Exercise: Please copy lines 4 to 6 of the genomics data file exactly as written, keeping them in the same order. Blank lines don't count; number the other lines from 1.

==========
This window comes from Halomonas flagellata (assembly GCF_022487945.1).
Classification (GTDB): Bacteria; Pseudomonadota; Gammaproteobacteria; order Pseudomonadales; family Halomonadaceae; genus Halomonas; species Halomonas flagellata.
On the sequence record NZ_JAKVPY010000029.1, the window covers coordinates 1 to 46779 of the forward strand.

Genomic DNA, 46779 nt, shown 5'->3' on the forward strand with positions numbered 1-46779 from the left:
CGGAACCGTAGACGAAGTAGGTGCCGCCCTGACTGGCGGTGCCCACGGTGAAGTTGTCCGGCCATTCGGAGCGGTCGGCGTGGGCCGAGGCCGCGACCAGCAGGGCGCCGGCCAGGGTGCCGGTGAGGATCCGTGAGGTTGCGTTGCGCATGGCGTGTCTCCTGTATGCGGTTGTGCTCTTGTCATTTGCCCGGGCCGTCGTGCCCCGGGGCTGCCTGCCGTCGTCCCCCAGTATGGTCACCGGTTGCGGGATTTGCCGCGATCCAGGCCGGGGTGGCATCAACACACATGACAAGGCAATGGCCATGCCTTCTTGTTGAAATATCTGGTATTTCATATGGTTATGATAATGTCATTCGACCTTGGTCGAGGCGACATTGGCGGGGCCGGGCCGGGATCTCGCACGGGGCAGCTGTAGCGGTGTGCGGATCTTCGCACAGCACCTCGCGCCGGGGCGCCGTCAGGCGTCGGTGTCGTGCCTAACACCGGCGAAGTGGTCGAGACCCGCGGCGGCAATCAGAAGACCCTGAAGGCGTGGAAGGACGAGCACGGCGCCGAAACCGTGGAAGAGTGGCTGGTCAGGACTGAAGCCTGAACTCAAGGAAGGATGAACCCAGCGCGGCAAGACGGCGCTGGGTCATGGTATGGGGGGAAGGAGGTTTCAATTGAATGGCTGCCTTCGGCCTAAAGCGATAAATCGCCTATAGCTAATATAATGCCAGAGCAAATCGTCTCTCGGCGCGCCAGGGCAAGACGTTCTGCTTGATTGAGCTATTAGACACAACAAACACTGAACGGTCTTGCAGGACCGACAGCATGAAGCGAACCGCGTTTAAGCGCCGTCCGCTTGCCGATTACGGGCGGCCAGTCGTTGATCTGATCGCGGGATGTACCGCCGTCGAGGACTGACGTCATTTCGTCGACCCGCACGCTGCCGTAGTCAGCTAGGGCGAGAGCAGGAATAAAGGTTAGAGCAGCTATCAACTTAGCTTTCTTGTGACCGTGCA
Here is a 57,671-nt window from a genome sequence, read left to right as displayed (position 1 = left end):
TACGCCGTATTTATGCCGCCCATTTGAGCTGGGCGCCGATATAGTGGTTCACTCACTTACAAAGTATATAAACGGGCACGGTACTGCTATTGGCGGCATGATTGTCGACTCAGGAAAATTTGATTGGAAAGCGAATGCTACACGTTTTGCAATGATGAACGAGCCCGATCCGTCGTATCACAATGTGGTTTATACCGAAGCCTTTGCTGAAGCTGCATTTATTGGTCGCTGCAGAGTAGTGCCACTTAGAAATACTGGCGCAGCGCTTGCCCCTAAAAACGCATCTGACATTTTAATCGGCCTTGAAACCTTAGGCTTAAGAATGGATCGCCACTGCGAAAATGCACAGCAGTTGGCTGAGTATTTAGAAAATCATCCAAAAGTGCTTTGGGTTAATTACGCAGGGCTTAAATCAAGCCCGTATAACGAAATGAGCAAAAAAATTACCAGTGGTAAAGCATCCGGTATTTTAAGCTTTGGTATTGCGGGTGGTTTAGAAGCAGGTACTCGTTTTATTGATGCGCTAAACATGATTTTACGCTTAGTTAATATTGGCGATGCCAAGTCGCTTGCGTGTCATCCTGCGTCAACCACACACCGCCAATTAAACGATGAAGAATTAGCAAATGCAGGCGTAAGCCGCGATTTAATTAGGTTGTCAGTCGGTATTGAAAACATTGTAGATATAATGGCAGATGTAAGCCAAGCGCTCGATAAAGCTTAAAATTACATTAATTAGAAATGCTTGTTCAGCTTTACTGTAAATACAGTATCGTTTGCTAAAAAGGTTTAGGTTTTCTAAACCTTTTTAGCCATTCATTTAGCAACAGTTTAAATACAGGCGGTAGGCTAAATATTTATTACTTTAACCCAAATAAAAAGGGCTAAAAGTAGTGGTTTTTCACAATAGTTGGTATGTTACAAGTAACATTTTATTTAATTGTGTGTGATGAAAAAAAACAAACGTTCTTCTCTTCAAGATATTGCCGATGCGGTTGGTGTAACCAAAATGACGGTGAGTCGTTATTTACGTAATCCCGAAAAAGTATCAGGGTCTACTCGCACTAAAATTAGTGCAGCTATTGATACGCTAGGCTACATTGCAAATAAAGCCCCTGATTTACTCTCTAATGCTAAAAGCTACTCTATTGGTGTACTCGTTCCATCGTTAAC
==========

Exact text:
Genomic DNA, 46779 nt, shown 5'->3' on the forward strand with positions numbered 1-46779 from the left:
CGGAACCGTAGACGAAGTAGGTGCCGCCCTGACTGGCGGTGCCCACGGTGAAGTTGTCCGGCCATTCGGAGCGGTCGGCGTGGGCCGAGGCCGCGACCAGCAGGGCGCCGGCCAGGGTGCCGGTGAGGATCCGTGAGGTTGCGTTGCGCATGGCGTGTCTCCTGTATGCGGTTGTGCTCTTGTCATTTGCCCGGGCCGTCGTGCCCCGGGGCTGCCTGCCGTCGTCCCCCAGTATGGTCACCGGTTGCGGGATTTGCCGCGATCCAGGCCGGGGTGGCATCAACACACATGACAAGGCAATGGCCATGCCTTCTTGTTGAAATATCTGGTATTTCATATGGTTATGATAATGTCATTCGACCTTGGTCGAGGCGACATTGGCGGGGCCGGGCCGGGATCTCGCACGGGGCAGCTGTAGCGGTGTGCGGATCTTCGCACAGCACCTCGCGCCGGGGCGCCGTCAGGCGTCGGTGTCGTGCCTAACACCGGCGAAGTGGTCGAGACCCGCGGCGGCAATCAGAAGACCCTGAAGGCGTGGAAGGACGAGCACGGCGCCGAAACCGTGGAAGAGTGGCTGGTCAGGACTGAAGCCTGAACTCAAGGAAGGATGAACCCAGCGCGGCAAGACGGCGCTGGGTCATGGTATGGGGGGAAGGAGGTTTCAATTGAATGGCTGCCTTCGGCCTAAAGCGATAAATCGCCTATAGCTAATATAATGCCAGAGCAAATCGTCTCTCGGCGCGCCAGGGCAAGACGTTCTGCTTGATTGAGCTATTAGACACAACAAACACTGAACGGTCTTGCAGGACCGACAGCATGAAGCGAACCGCGTTTAAGCGCCGTCCGCTTGCCGATTACGGGCGGCCAGTCGTTGATCTGATCGCGGGATGTACCGCCGTCGAGGACTGACGTCATTTCGTCGACCCGCACGCTGCCGTAGTCAGCTAGGGCGAGAGCAGGAATAAAGGTTAGAGCAGCTATCAACTTAGCTTTCTTGTGACCGTGCA
Here is a 57,671-nt window from a genome sequence, read left to right as displayed (position 1 = left end):